I teach a class called “Visual Linguistic Analysis.” It’s an interpreting class but we open it to Deaf Studies Majors generally.
It is in essence a Discourse Analysis class that focuses on analysis within context, within setting, evaluating cultural influence as well as markers within the language structure; not just what a person who is Deaf is saying, but how people who are Deaf make themselves understood and how settings and context influence the meaning. It’s fun. Seriously.
On the first day a have a speech (in an academic setting I really should call it a lesson plan) I use this speech to invite the scared to become the inspired. I tell them, “you are not Sign Language students, you are ASL Interpreting students now. You have all the vocabulary you need to interpret almost any topic thrown at you, and starting today we are gonna to convince your brain of that fact.” I spend a lot of time in the class trying to help them understand that vocabulary is only one component of meaning.
We then look at a video of a native ASL user telling a story. When it’s finished I ask, “what was the story about.” Without fail the class consensus is, for example, “it’s about how some Deaf kids get into trouble but then get out of it ok.”
I then propose, “what if I told you that if I show this video to a native user of ASL that person will tell you this is a story about how being Deaf saved their lives? This is a story of Deaf-Gain.”
If I’m lucky I have a class dynamic that trust that I know what I’m talking about (side note: it always makes me chuckle when students are amazed at the insight I have into texts I have been using to teach these principles for 14 years. Um… I’ve seen them once or twice. That being said, last year I was using a text that I FILMED-MYSELF! in 1994 and a student said “the girl’s name is Jennifer…” I marked it as an ‘addition.’ My student challenged me and OH CRAP! she was RIGHT! For twenty-three years I have used this text in workshops and classes and NEVER ONCE did I notice that the presenter introduces the character in the story by name. I’ll just back slowly away from this parenthetical now).
As a class we then walk back, frame by frame, through the story and… boom it’s a story about how being Deaf saved their lives.
I then explain that this is the purpose of the class. The difference between their first understanding of the story and the deeper meaning of the story comes down to a processes they have yet to develop in their brains, visual cues their brains literally ignore. This class begins the process of restructuring their very brain configurations to incorporate the meaning of the visual nuance of ASL into their thought process.
In other words to teach them how to see ASL instead of Signs.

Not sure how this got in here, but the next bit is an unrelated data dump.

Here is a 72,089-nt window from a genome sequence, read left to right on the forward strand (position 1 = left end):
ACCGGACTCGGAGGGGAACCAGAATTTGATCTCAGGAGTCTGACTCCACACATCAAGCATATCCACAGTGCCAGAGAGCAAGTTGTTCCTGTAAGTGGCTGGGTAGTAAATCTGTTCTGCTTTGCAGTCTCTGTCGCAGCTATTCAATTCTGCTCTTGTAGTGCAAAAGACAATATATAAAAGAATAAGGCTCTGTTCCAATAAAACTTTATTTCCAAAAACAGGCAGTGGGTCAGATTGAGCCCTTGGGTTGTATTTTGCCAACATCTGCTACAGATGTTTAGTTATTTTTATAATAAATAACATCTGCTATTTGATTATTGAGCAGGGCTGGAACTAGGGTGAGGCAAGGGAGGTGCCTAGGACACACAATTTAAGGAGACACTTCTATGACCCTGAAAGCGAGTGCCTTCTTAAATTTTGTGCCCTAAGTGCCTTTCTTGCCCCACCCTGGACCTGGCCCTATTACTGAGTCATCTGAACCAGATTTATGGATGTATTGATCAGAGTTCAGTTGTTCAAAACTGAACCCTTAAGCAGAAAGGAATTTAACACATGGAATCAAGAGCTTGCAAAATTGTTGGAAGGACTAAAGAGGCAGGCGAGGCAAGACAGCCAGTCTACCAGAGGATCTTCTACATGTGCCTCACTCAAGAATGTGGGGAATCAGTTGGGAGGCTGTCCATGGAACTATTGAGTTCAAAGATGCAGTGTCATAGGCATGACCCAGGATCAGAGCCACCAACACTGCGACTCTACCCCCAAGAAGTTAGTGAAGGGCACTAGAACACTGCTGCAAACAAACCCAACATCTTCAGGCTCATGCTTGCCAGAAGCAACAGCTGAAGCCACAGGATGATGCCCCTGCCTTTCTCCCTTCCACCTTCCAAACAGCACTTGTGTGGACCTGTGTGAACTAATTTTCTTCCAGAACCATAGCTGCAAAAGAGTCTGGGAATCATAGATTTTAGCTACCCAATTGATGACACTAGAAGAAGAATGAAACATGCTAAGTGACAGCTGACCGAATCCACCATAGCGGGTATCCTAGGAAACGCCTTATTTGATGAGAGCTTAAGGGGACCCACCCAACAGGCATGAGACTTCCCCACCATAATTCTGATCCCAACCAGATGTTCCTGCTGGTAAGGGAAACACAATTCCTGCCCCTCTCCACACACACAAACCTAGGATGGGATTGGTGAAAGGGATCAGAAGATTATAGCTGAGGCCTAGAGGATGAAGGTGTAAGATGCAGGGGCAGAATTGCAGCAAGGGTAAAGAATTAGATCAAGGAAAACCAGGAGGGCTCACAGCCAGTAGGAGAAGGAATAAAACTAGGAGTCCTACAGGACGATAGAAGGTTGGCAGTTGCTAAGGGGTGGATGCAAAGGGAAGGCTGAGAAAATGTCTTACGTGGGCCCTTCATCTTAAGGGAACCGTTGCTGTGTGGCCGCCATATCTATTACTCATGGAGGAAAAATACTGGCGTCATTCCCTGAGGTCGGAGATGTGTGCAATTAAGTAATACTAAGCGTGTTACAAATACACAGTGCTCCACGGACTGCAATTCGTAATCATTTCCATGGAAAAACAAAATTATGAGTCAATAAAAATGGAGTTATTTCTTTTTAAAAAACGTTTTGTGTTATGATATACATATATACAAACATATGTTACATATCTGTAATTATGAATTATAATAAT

“If you do this right,” I tell them, “sometime around midterm your head will start to hurt. That is your brain physically rewriting itself to incorporate the demands of a three-dimensional visual language structure.”
It is my belief that learning ASL as a hearing person not only shifts the physical structure of your brain (Oliver Sacks would agree with me) it changes the very way you think.
That why I love the movie Arrival.
When I mention that we will be watching this movie in class many of my students get all “scrunch faced” and say, “an alien movie?” Their eyes roll so fast I fear it will lift them off their seats.
I tell them, “aliens are the framework used to tell the story, but the movie is about how language analysis, properly executed, saves the world.”
This gets the interest of a whole new level of nerds.
Arrival, if you have not seen it, is the story of what each hearing person who learns ASL experiences. If you watch this movie and don’t relate, you’re doing it wrong. But, maybe you do not realize the change ASL causes until you have watched the movie.
It is the story of learning not just what the aliens are saying, but of how they make themselves understood.
The main feature of the film for my purposes (and no I’m not giving anything away. Spoiler free!) is how learning the methods cultures employ to communicate changes the very structure of your brain, your mind, and as a result every aspect of how you think about and relate to the world.
Oh, and the parallels between Sign Language and the alien’s language are obvious to the point where the first time I saw the movie in a theatre the stranger sitting next to me whispered, “how is that possible?” To which I whispered back, “Sign Language.” He paused an said, a little too loudly, “oh, right, RIGHT!”
Watch the movie.
Until you do think about how ASL changes the way you think. In spoken languages the meta-concept of an “idea” is an abstract. In ASL it becomes a concrete.
If I want to give you “my opinion” in ASL I can physically hand it to you.
If I want to talk about a person who is not present I must make that person present, I must manifest that person physically in order to refer to them. In essence I can never talk about someone without the person about whom I wish to speak being, in one form or another, right there in front of me.
Think of how each of these elements changes the way your brain processes the meta-information and the subsequent impact that has on your relationship with the concepts themselves.
Pretty deep for a Note from Uncle Dale, I know, but beautiful and inspiring at the same time.
You can identify the base components of a language (signs or words) without being able to communicate the actual meaning and that is no kind of communication.
You have to let it get inside your head and change how you think. If that happens, you’re doing it right